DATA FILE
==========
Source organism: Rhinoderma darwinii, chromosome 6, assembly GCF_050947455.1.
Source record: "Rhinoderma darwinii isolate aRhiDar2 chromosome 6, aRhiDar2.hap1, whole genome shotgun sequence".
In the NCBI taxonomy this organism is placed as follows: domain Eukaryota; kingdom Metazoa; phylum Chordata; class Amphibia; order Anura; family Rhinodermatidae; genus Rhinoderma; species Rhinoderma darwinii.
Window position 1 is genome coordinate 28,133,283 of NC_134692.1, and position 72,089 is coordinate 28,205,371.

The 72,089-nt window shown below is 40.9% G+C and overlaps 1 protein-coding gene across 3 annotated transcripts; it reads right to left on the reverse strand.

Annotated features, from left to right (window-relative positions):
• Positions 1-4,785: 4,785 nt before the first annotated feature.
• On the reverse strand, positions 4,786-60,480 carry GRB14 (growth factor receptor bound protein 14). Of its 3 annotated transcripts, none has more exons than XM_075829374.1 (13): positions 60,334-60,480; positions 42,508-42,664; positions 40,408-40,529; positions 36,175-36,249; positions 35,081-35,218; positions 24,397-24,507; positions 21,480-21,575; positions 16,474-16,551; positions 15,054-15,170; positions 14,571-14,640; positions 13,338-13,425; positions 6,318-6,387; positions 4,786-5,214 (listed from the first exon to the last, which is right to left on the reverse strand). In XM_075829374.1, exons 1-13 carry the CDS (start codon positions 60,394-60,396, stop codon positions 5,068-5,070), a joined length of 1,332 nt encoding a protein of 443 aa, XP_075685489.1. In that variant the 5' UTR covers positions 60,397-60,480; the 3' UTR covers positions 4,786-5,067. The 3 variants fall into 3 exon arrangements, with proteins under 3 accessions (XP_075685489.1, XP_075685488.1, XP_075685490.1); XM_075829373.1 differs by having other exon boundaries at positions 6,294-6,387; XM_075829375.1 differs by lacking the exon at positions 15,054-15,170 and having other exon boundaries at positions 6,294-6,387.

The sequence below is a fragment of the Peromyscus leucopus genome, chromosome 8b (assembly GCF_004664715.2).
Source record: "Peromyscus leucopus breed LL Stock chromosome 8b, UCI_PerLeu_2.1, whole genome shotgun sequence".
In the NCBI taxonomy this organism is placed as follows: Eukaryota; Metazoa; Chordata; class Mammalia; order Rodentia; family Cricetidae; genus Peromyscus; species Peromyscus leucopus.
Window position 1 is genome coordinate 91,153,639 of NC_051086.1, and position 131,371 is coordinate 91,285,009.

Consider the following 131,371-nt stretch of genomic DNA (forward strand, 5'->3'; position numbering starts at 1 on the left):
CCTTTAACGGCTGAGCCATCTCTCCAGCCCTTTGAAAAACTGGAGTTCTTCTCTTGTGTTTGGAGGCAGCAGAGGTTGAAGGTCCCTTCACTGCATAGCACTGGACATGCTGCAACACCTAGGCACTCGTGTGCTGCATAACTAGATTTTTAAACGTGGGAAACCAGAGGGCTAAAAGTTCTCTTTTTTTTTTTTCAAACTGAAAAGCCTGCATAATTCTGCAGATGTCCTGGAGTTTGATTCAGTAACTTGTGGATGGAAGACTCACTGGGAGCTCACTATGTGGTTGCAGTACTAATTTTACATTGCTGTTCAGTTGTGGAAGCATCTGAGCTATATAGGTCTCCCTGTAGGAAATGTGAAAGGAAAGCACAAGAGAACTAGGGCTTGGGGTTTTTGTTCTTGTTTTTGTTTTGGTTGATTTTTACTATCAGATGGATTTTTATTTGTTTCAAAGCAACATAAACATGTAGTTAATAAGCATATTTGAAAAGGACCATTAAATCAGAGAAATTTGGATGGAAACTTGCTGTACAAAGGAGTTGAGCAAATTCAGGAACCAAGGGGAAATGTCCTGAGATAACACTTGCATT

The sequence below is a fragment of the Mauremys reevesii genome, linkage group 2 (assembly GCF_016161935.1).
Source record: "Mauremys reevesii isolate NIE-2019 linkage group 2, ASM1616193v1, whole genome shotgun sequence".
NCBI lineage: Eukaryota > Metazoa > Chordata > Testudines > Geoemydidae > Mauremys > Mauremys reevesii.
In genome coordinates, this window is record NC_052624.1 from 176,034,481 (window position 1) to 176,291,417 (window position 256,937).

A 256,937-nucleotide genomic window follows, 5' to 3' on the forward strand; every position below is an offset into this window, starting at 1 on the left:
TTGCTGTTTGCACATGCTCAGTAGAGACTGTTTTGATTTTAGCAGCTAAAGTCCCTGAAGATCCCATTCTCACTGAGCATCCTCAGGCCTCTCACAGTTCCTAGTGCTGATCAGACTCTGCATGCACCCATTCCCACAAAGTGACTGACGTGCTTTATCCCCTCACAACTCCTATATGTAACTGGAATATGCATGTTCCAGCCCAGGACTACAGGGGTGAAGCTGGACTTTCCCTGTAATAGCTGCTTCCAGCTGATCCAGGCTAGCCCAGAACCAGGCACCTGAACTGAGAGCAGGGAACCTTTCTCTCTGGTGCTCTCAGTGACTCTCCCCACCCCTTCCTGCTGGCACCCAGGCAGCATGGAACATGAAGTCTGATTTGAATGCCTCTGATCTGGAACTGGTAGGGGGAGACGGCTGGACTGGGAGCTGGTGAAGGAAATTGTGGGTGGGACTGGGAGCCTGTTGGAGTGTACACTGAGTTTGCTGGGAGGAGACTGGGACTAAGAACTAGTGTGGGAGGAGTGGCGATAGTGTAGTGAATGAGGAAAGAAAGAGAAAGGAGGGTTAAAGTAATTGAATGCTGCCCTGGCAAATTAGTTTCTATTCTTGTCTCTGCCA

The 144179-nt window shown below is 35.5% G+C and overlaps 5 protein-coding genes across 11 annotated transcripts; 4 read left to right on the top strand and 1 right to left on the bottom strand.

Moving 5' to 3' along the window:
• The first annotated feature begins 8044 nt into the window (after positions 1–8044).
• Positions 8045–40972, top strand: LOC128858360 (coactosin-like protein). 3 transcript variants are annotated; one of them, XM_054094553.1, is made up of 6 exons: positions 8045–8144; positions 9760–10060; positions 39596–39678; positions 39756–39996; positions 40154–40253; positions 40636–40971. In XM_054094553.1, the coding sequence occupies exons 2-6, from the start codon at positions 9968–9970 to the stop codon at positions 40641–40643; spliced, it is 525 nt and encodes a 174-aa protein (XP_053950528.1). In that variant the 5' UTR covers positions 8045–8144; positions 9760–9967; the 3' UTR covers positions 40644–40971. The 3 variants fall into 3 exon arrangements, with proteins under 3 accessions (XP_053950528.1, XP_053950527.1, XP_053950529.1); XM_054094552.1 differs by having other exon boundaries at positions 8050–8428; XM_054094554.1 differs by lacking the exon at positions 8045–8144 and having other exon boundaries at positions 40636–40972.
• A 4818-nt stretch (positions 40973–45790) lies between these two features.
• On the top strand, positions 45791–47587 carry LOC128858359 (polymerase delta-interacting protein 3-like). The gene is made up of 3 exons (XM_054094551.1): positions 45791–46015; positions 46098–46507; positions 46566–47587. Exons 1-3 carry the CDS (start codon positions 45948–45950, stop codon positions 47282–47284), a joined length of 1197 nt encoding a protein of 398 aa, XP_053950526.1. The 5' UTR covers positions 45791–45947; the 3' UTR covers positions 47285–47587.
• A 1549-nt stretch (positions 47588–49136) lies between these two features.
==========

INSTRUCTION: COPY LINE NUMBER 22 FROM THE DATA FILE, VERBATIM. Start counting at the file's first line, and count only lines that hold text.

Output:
Moving 5' to 3' along the window: